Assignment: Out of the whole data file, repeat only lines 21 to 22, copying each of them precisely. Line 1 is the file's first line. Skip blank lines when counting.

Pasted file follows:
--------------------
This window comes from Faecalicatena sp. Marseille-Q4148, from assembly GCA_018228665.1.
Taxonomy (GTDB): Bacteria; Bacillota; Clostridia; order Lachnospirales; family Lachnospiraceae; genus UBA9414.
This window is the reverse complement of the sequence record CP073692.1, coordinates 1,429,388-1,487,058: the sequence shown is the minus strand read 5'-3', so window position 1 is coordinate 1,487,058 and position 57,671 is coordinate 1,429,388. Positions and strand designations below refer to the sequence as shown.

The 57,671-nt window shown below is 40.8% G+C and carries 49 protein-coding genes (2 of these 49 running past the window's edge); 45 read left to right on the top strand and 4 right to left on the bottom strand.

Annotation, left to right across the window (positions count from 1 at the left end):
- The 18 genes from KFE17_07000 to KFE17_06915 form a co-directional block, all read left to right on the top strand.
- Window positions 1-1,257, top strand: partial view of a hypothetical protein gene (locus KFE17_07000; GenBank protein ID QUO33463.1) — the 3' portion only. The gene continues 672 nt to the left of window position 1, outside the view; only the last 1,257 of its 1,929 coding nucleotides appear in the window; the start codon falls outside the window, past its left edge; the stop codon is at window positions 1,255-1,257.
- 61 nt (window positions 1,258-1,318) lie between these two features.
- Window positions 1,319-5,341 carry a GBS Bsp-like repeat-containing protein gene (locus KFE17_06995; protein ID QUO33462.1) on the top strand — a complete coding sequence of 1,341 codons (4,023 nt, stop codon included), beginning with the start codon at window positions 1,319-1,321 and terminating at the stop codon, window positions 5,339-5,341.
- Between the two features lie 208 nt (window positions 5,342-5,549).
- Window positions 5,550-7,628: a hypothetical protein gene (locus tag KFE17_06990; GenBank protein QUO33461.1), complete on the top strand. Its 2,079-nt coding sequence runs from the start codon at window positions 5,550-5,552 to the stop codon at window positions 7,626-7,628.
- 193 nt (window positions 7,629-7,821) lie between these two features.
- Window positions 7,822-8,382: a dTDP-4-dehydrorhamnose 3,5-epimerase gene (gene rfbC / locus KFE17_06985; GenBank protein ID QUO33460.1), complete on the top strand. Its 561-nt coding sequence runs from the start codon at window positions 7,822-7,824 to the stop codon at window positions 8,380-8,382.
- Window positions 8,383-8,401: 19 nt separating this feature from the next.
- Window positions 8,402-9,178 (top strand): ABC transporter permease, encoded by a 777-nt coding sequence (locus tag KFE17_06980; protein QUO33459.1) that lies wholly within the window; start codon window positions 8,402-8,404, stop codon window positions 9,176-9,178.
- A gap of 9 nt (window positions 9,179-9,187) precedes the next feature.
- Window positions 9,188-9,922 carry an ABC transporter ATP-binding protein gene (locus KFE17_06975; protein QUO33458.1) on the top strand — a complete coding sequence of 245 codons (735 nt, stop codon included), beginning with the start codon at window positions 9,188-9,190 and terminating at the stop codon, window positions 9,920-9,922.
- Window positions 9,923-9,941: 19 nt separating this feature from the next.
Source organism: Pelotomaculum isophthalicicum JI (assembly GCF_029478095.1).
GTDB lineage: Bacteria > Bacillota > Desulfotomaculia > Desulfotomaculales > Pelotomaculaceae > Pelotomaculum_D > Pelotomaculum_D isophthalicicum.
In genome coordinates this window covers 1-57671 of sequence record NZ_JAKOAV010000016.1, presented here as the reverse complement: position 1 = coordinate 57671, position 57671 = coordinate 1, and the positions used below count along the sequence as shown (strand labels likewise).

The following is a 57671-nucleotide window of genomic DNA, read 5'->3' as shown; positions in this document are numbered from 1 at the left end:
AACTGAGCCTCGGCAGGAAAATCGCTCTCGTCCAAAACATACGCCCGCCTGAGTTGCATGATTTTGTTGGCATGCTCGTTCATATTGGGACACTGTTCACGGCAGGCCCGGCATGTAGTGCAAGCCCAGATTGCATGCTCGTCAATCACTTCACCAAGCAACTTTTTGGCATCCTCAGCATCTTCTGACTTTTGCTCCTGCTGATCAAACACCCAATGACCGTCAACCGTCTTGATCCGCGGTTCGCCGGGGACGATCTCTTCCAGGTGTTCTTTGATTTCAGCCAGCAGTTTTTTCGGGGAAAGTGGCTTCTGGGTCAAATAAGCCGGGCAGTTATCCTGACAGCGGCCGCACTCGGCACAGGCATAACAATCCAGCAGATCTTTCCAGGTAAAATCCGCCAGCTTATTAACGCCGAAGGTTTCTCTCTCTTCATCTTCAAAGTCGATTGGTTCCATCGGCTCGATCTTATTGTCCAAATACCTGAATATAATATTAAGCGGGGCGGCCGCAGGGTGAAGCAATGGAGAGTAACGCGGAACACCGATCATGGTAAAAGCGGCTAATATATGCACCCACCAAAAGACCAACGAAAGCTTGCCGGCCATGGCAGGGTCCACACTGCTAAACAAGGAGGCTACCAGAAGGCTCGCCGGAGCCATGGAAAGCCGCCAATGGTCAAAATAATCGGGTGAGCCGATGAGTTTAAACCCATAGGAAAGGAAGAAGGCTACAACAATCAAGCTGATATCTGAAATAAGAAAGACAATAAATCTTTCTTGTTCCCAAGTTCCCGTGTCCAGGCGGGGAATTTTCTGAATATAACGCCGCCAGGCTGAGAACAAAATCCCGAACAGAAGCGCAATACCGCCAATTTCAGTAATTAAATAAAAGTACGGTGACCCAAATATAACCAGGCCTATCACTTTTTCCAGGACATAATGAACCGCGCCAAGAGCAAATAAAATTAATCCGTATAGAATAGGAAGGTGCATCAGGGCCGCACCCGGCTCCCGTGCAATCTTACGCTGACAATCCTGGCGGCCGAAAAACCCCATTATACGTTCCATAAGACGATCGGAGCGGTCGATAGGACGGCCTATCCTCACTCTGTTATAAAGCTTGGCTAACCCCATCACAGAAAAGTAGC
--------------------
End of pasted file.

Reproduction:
In genome coordinates this window covers 1-57671 of sequence record NZ_JAKOAV010000016.1, presented here as the reverse complement: position 1 = coordinate 57671, position 57671 = coordinate 1, and the positions used below count along the sequence as shown (strand labels likewise).

The following is a 57671-nucleotide window of genomic DNA, read 5'->3' as shown; positions in this document are numbered from 1 at the left end: